kirtu wrote:I haven't read the McLeod book or the Mu Soeng book but the others are essentially pointing to or teaching the Prajnaparamita (I was going to say they are essentially the same).
Since the Heart Sutra is brief, one can explain it in as many different ways as emptiness can be explained in different ways. Same with the concept of prajnaparamita. You can go with Madhyamaka, Yogacara, Tiantai, Huayan, Chan, Tantra, Mahamudra, or something new.
For instance, Ven. Seung Sahn distinguished three forms of Zen (theoretical, tathagata, patriarchal) based only on "form is emptiness, emptiness is form" (Compass of Zen, p. 229f). Dushun's Mirror of the Mysteries of the Universe of the Huayan (tr. by Cleary in Entry Into the Inconceivable) sets up the whole discussion based on a fourfold relationship between form and emptiness. There is also a Heart Sutra commentary by Fazang translated in Francis H. Cook's "Mahayana Buddhist Meditation" that follows Huayan exegesis and differentiates three meanings of the relationship between form and emptiness (mutual opposition, not mutual opposition, mutual creativity), then gives the four meanings of true emptiness, after which he lists another fourfold relation from the viewpoint of form, following in essence Dushun's analysis. Shunryu Suzuki, in Zen Mind, Beginner's mind (p. 25f) makes difference only between two views of form and emptiness, where the view of "form is emptiness, emptiness is form" is a dualistic view. These were only Buddhist interpretations. But if we look into other sources, like "The Eye Aware: Zen Lessons for Christians" by Jeroen Witkam, we may find even more interesting explanations. That's why I say that studying the Heart Sutra is far from simple and straightforward.Seung Sahn: Form is Emptiness, part 1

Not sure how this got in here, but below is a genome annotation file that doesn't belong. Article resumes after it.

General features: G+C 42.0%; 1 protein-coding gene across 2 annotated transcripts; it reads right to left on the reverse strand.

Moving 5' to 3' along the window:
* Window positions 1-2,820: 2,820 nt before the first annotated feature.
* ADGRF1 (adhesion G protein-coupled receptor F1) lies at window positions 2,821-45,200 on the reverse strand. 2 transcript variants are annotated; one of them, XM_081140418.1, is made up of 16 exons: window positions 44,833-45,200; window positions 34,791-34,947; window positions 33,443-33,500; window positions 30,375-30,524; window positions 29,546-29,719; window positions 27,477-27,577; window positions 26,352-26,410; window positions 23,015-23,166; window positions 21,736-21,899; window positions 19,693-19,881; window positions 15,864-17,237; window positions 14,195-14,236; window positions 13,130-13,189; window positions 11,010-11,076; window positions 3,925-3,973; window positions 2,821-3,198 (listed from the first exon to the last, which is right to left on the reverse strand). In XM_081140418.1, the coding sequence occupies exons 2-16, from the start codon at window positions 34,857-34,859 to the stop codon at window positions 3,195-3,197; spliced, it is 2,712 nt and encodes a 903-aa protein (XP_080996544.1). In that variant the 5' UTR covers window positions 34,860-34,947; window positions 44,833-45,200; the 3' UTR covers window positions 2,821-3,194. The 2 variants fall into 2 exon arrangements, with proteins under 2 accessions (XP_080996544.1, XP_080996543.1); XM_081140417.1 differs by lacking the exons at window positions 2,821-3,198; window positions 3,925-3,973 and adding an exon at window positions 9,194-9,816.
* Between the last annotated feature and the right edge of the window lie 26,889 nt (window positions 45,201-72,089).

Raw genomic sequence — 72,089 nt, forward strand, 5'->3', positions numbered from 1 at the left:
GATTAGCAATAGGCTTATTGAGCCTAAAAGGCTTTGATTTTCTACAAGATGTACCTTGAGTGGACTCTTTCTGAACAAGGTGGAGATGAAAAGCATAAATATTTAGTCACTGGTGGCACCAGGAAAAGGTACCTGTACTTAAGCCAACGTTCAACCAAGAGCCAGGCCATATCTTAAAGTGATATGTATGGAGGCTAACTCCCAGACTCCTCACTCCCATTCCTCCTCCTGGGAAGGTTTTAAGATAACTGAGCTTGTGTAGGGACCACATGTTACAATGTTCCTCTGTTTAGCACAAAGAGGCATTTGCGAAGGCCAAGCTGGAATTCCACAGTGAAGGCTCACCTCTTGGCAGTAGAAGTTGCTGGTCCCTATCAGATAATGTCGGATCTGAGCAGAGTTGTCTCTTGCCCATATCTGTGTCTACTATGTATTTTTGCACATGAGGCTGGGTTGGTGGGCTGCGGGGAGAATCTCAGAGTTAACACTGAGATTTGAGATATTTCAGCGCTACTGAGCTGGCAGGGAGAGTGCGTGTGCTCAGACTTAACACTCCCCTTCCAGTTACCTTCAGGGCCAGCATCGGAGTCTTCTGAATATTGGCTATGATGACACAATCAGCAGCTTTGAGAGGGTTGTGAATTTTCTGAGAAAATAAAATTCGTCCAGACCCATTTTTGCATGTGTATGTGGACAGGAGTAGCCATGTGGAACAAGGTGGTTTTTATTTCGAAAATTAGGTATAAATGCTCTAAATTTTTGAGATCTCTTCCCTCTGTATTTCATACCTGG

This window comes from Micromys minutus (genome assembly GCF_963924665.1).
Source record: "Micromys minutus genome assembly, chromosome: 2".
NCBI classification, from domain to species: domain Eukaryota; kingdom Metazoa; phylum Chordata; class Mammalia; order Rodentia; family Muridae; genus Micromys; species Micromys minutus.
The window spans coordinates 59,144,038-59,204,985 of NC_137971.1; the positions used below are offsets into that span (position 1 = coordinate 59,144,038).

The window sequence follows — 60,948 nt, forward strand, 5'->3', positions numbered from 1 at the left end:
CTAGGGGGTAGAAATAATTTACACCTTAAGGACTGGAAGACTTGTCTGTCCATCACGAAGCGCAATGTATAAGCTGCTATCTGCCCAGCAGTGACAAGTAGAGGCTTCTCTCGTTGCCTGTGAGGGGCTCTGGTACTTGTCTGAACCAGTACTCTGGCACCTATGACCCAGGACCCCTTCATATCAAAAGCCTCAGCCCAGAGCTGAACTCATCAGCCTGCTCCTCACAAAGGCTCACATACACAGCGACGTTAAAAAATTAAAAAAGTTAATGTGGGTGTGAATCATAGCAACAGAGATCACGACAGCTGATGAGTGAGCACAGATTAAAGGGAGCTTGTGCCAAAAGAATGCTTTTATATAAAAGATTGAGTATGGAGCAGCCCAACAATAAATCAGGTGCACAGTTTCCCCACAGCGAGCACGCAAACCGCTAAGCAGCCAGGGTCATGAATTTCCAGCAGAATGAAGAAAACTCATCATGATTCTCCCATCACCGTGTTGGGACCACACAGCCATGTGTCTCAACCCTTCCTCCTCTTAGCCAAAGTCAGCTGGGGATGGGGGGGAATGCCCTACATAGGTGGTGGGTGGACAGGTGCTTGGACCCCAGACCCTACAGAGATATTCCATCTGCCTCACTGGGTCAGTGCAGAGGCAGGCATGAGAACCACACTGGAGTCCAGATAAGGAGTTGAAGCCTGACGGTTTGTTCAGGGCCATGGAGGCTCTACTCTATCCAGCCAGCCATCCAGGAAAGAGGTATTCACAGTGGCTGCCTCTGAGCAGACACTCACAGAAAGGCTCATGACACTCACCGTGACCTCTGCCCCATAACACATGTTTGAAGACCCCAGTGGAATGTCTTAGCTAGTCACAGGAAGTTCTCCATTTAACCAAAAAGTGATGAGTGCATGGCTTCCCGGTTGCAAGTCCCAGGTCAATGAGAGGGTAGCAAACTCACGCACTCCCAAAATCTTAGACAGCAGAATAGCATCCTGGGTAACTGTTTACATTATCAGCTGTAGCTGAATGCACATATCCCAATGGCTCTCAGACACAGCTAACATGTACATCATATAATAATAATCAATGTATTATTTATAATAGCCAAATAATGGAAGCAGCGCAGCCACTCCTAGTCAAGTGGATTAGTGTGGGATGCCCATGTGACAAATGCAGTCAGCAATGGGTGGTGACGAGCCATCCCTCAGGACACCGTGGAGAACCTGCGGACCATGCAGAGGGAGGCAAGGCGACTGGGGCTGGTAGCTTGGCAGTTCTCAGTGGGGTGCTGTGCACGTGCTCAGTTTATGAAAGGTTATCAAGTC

(video)Seung Sahn: Form is Emptiness, part 2
Finally, here's a bit of Dogen (SBGZ: Bussho), just for its nice wording.
(tr. C. Bielefeldt):This “emptiness” is not the “emptiness” of “form is itself emptiness.” “Form is itself emptiness” does not mean that “form” is forced into “emptiness”; it does not mean that “emptiness” has been divided up to author “form”: it is the “emptiness” of “emptiness is emptiness.” The “emptiness” of “emptiness is emptiness” is “a single stone in space.”
(tr. Nishijima & Cross):This emptiness is beyond the emptiness of “matter is just emptiness.” [At the same time,] “matter is just emptiness” describes neither matter being forcibly made into emptiness nor emptiness being divided up to produce matter. It may describe emptiness in which emptiness is just emptiness. “Emptiness in which emptiness is just emptiness” describes “one stone in space.”